The time to look for a summer internship is now.
For high school student Bryanna Bui, two consecutive summer internships at Pier 69 and Sea-Tac airport improved her confidence through writing projects, event planning and social media tasks.
“It made me feel important to do work that actually mattered, that would have an impact,” Bui says.
Now Bui is a freshman at University of Washington Bothell, as her internship helped guide her toward a major in media and communication, with a plan to work in public affairs.
Summer internships can open up possibilities regarding careers you may not have considered, and give you skills that prepare you for any real-world job. Here are seven things you might want to know about internships.
You can land a paid internship, whether you’re a high school or college student. While pay rates depend upon job type, experience and your year in school, a paid internship provides hands-on, real-world experience that advances your career – and pays you to do so.
Workplaces often look for both undergraduate and graduate students, and some may even accept certificate-seeking students. Generally, the ideal candidate for a college-level internship should have courses in a related field under their academic belt, although previous experience can count as well.
The time to look for a summer internship is now. Applications for many summer internships are due in the spring. Many internships require students to apply using standard methods, by seeking openings and applying online – which is great practice for the “real world” of competitive applications.
For example, the Port of Seattle asks for cover letters and résumés submitted by the end of April through the Port’s regular application process. Ideal candidates demonstrate that they’re self-starters who work well with others — they can complete projects, engage in community volunteerism and enjoy extracurricular activities.
Summer internships help you explore careers. Whether as a new career possibility or to advance in your career, you’ll gain new knowledge, no matter your field of study. You don’t have to wait until graduation to get a “real job.”
The Port of Seattle’s internship program is designed to provide qualified candidates with the chance to learn new skills in many different fields, and perform real work to jumpstart a career, particularly in aviation, maritime, construction management, engineering, environmental protection, public administration and many skilled trades.
Pedro Reynaga interned at Fishermen’s Terminal for six weeks, followed by an additional two weeks at the Pier 69 office as part of the Asset Team.
“I’d check off the boats to see if they were docked, perform clean up, patrol the facility and look for trash,” he says. “I definitely learned how to manage my time a little more and work in an office setting.”
Internships teach the workplace skills you need. An internship gives you both soft and hard skills, valuable for building a résumé and acing future job interviews. Hiring managers are seeking soft skills like confidence, customer service, teamwork and communication along with pro qualities like punctuality, time management and cross-training.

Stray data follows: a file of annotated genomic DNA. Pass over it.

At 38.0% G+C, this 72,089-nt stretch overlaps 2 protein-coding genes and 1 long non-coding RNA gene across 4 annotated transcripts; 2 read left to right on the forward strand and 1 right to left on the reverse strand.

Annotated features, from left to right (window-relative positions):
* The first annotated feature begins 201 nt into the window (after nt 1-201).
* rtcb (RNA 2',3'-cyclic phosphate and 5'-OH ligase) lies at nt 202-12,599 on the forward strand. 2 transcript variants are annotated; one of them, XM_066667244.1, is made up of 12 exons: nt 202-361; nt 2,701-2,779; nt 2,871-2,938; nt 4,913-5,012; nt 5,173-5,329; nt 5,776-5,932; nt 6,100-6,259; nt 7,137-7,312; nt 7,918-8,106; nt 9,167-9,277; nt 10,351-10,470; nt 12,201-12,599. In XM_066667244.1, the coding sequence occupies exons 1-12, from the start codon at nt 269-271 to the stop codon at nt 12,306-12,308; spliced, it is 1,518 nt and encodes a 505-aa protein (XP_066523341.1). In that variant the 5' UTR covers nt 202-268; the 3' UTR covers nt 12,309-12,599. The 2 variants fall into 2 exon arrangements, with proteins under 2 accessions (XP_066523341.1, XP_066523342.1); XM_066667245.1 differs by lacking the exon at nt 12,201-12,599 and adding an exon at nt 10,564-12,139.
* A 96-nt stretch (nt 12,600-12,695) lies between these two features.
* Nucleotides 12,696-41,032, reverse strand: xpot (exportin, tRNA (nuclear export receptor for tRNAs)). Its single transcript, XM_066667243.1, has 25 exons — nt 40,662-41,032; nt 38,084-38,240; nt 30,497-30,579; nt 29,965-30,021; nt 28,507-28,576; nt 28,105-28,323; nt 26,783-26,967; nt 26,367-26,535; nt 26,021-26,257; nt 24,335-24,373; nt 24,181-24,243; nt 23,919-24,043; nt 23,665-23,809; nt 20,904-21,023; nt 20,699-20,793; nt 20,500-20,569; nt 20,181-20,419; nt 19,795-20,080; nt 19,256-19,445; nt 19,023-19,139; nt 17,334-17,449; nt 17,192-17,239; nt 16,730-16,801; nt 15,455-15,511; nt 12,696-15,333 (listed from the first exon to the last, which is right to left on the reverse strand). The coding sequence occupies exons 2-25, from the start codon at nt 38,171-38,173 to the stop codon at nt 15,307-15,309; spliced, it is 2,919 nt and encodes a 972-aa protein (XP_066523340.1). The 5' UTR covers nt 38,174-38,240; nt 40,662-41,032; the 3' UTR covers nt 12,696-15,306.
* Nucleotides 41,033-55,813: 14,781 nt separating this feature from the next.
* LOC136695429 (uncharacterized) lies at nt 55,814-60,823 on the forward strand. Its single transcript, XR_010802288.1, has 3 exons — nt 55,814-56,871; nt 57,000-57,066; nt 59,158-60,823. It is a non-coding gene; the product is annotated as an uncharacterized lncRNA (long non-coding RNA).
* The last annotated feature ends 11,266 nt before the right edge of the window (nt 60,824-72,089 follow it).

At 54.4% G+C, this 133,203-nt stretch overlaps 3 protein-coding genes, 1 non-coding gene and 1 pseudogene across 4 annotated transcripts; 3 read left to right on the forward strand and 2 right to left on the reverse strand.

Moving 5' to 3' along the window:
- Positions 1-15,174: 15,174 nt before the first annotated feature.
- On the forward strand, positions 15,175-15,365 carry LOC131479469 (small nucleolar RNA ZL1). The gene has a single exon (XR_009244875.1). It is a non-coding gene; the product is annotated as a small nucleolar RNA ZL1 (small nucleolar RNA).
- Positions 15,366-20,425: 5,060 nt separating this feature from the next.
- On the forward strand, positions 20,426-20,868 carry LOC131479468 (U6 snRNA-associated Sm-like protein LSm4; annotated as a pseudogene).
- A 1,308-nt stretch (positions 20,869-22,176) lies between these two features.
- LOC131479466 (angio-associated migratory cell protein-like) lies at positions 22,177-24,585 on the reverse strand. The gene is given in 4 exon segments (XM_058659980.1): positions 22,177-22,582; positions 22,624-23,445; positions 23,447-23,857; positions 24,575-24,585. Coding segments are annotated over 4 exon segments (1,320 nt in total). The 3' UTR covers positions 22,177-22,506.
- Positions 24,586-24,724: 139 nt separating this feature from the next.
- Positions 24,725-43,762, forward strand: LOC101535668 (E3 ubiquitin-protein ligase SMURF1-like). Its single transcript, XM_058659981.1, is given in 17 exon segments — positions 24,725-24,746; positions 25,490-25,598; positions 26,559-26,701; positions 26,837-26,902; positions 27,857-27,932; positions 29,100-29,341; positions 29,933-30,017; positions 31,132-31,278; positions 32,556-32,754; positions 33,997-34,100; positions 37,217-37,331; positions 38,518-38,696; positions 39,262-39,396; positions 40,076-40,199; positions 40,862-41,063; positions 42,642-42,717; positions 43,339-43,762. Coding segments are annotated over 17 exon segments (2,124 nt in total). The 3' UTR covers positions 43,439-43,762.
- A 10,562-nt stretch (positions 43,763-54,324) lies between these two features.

Hard skills might include using new software, technical tasks required by your field (such as mechanical work or math), and other everyday duties in a potential career. High school intern Hannah Ferguson spent a summer cutting through concrete, caulking sidewalks and watering trees, with the Port of Seattle’s marine maintenance department. “I don’t know if I’m ever going to be a laborer, but I have the knowledge that there is opportunity for me there,” Ferguson says.
Surprises are not always bad. Internships can surprise you with options you may not have known existed. Perhaps you don’t even know yet which career is right for you; an internship can offer new perspectives that you might not encounter in day-to-day life.
For Ronnie Estoque, a Port internship helped him consider a professional path. “The internship was important for me because I don’t have anyone in my family in professional jobs,” he says. “My family immigrated from the Philippines, and have manual labor jobs. They have no experience in an institution with a large influence on society. The internship was a good place to learn what it means to be in that setting.”
It’s more than okay to ask questions — it’s practically expected. While you’re an intern, your supervisor and co-workers understand that you’re there to gain knowledge, and welcome your curiosity and openness to cross-training. “Don’t be afraid to ask questions and try something new,” Bui says.
Intern Rosa Johnson worked as a public affairs college intern at the Port of Seattle, and emphasizes that an internship’s primary undertaking should be about on-the-job education. “Internships aren’t hiring you to know everything; they are hiring you to learn how to be better,” she says.
Internships can help you get a job later. You’ll develop real-world connections who can act as references, link you with others via networking or perhaps even hire you for a permanent position. You’ll be a more prepared, competitive candidate for a job in either the public or private sector.
Recognized as a national leader on sustainability and economic development, the Port of Seattle owns and operates Seattle-Tacoma International Airport, cruise, cargo and grain terminals, Fishermen’s Terminal, four public marinas and local real estate assets.